Shopping and other compulsive behaviors The shopping culture is the most eloquent example of compulsive actions, fed by the subconscious – women tend to shop more than they need, not just under the influence of pop culture or in order to activate the center of pleasure so that they compensate for various problems in their lives, but also because of the gathering behavior of selecting and collecting, imprinted in their neuronal structure throughout the two million years in which they were hunters – gatherers. Not to mention the premenstrual depression in which hormonal disorders demand their share of compensational shopping, or the nesting period for developing maternal instincts, which degenerates, in the modern age, in compulsive actions.

Buyology is one of the books of great influence in neuromarketing and it is based on a fMRI study on 2000 volunteers, trying to find a reasonable answer for the famous problem of John Wanamaker, the father of modern marketing: “Half of the money I spend on advertising is wasted; the trouble is, I don’t know which half". In an article published by Lindstrom on the Fastcompany website, he suggests that the inner voice making all the decisions is dominated by less articulated cognitive forces. The example used by Lindstrom is knocking on wood every time we want fate to protect us from a disaster. In his most recent book, Brainwashed, Lindstrom claims that there is a 70% chance that you do this too. If someone proved to you that this action is completely inefficient, the probability is that you will continue to do it because logic does not have much to do with this type of decision; this conclusion quite revolutionized the marketing approach.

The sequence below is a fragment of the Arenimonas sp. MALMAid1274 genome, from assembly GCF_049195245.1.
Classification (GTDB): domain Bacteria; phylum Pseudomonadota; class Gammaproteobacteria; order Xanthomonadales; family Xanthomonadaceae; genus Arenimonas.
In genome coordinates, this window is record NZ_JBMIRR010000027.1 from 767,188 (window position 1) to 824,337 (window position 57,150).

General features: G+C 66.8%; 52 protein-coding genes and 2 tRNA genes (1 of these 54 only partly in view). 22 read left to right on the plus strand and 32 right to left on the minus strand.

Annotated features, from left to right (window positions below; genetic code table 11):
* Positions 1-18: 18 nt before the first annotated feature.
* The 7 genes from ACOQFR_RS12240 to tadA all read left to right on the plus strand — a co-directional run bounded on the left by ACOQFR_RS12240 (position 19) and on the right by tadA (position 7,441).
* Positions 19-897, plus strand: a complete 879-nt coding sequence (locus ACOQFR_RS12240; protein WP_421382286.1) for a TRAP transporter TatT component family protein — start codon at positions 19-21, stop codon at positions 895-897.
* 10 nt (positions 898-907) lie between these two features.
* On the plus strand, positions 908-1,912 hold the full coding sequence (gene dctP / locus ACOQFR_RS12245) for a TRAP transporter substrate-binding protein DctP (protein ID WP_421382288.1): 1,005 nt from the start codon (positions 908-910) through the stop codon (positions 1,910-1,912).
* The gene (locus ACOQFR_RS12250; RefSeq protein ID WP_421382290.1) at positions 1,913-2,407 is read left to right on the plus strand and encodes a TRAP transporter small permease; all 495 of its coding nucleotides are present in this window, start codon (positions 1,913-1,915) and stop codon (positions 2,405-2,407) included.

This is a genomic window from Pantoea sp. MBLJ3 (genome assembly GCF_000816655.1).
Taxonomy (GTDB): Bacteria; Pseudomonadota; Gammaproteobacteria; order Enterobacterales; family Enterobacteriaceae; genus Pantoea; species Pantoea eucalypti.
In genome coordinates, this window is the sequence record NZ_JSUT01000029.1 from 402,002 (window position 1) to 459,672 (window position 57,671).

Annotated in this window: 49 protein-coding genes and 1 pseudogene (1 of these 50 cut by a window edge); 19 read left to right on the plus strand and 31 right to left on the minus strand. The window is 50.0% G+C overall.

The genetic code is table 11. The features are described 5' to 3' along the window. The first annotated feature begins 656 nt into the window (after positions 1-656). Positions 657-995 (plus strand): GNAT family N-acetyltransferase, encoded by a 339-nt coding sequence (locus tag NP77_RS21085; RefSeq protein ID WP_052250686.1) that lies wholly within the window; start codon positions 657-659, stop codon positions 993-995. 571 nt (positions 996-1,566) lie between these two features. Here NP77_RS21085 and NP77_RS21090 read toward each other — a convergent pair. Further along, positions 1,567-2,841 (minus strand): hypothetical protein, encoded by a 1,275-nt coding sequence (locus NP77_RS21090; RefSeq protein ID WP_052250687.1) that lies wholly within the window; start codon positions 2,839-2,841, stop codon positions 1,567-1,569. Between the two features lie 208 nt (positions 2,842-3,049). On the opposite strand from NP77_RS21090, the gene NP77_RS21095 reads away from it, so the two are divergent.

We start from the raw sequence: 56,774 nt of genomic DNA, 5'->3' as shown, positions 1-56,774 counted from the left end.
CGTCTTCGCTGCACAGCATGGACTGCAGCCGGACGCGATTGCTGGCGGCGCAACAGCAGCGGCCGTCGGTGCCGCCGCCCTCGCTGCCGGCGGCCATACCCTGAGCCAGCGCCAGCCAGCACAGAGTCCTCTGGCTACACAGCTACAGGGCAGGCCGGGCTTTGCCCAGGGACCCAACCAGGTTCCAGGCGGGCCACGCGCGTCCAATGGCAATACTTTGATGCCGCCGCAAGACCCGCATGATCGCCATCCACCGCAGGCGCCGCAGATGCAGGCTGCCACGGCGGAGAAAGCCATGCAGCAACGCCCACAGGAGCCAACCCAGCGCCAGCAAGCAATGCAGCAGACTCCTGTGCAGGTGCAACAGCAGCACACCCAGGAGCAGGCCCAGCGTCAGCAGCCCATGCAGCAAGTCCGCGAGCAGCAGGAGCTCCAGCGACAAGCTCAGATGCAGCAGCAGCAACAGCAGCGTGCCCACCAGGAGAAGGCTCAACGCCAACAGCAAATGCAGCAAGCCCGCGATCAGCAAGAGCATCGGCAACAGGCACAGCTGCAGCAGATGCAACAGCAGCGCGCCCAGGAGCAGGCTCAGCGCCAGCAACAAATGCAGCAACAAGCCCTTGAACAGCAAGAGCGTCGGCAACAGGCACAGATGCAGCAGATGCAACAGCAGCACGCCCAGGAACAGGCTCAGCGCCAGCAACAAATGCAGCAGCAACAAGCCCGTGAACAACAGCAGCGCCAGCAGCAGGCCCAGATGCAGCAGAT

The conclusion that many jumped to, after these studies were published, was that we are finally getting closer to the Buy Button in our heads. Fortunately, we are far from this type of performance because the human mind is far too complex to be read with the help of neural imagery. The information that is obtained with the aid of neuromarketing brings added value to research and increases the marketing campaigns’ efficiency by identifying the areas in the brain involved in deciphering the message, but we are still far from reading, or even worse, inoculating thoughts in the consumers’ minds.